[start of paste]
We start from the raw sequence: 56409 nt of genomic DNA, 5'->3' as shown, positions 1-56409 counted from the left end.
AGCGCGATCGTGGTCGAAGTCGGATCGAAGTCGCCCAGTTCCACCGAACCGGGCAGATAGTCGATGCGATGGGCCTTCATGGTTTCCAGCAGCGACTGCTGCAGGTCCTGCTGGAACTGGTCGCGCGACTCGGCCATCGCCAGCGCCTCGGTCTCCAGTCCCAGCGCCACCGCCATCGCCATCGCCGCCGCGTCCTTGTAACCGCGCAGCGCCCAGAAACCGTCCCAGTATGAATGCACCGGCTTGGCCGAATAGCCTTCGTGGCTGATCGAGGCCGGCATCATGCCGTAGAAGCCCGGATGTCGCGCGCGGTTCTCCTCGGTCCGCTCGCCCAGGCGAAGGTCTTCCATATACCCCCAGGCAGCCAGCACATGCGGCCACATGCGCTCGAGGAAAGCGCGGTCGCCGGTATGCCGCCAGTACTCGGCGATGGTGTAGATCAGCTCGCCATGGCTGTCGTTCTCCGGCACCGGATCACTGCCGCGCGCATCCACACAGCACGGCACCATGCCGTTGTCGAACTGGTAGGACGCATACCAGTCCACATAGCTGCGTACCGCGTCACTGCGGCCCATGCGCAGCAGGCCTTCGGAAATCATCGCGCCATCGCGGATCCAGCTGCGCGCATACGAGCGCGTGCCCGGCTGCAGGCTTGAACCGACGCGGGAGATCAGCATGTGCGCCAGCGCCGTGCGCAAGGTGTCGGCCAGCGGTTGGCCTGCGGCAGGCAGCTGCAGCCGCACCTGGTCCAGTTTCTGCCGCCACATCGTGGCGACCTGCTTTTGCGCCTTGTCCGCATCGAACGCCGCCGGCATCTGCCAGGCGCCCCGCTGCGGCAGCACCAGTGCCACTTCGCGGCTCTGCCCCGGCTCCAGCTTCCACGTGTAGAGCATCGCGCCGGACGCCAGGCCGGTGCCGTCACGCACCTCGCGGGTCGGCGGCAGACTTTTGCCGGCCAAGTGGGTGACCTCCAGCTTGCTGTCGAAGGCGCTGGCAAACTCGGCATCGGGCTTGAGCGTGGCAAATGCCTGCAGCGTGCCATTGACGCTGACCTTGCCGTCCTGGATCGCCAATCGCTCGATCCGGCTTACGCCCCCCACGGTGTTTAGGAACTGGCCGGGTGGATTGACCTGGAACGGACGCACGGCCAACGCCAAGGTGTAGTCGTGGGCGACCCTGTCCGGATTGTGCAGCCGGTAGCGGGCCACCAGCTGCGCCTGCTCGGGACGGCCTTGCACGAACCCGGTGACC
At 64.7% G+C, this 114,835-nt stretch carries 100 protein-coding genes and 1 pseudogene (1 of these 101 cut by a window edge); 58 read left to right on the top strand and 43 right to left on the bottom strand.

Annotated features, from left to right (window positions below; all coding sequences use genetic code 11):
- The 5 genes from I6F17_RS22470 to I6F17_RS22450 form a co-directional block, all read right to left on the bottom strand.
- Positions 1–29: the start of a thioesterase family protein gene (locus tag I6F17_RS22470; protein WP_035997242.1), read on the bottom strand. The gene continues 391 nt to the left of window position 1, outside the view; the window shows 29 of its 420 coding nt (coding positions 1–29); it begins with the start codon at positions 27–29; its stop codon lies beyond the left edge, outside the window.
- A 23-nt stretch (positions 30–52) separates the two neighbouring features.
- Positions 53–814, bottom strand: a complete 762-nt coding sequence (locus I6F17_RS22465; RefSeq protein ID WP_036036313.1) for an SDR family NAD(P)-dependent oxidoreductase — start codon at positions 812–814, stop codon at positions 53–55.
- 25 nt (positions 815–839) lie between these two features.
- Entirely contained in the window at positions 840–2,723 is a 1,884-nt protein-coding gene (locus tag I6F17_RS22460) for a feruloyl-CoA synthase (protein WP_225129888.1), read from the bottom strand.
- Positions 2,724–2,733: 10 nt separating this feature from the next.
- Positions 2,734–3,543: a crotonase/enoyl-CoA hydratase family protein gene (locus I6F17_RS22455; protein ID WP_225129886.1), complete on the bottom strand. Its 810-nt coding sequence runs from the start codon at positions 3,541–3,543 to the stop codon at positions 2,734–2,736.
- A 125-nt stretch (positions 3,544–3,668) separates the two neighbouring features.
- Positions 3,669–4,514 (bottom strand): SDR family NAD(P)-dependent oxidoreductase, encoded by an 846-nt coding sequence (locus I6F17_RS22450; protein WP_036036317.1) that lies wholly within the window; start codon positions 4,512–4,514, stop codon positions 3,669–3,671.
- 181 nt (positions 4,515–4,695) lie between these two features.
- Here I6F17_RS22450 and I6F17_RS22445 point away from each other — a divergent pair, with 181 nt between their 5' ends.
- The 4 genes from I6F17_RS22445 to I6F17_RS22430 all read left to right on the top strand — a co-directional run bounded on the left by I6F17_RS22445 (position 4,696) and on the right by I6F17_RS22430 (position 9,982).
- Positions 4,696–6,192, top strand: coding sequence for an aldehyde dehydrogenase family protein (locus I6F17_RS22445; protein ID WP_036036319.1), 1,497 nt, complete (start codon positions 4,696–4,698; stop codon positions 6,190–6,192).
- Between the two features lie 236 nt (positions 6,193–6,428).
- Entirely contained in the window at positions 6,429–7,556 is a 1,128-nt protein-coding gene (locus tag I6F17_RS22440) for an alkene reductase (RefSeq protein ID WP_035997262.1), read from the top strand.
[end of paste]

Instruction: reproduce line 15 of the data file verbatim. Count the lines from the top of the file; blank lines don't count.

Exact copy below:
- 181 nt (positions 4,515–4,695) lie between these two features.